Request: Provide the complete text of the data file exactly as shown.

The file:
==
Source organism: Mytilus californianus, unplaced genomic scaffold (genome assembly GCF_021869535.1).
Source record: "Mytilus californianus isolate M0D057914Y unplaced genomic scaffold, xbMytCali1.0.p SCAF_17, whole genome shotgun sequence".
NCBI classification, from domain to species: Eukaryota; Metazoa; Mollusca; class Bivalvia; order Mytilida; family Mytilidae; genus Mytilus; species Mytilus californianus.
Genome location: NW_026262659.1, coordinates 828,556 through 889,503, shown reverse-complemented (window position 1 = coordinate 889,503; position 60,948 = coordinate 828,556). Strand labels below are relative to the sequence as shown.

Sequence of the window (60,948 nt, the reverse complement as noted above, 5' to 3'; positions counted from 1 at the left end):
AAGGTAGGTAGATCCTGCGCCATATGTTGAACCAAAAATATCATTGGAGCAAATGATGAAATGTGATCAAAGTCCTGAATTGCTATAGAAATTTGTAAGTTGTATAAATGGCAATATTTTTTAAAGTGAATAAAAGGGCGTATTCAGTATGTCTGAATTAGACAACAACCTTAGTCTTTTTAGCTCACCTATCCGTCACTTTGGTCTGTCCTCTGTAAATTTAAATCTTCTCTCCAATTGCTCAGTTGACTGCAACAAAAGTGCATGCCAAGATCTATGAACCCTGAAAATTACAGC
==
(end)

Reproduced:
Source organism: Mytilus californianus, unplaced genomic scaffold (genome assembly GCF_021869535.1).
Source record: "Mytilus californianus isolate M0D057914Y unplaced genomic scaffold, xbMytCali1.0.p SCAF_17, whole genome shotgun sequence".
NCBI classification, from domain to species: Eukaryota; Metazoa; Mollusca; class Bivalvia; order Mytilida; family Mytilidae; genus Mytilus; species Mytilus californianus.
Genome location: NW_026262659.1, coordinates 828,556 through 889,503, shown reverse-complemented (window position 1 = coordinate 889,503; position 60,948 = coordinate 828,556). Strand labels below are relative to the sequence as shown.

Sequence of the window (60,948 nt, the reverse complement as noted above, 5' to 3'; positions counted from 1 at the left end):
AAGGTAGGTAGATCCTGCGCCATATGTTGAACCAAAAATATCATTGGAGCAAATGATGAAATGTGATCAAAGTCCTGAATTGCTATAGAAATTTGTAAGTTGTATAAATGGCAATATTTTTTAAAGTGAATAAAAGGGCGTATTCAGTATGTCTGAATTAGACAACAACCTTAGTCTTTTTAGCTCACCTATCCGTCACTTTGGTCTGTCCTCTGTAAATTTAAATCTTCTCTCCAATTGCTCAGTTGACTGCAACAAAAGTGCATGCCAAGATCTATGAACCCTGAAAATTACAGC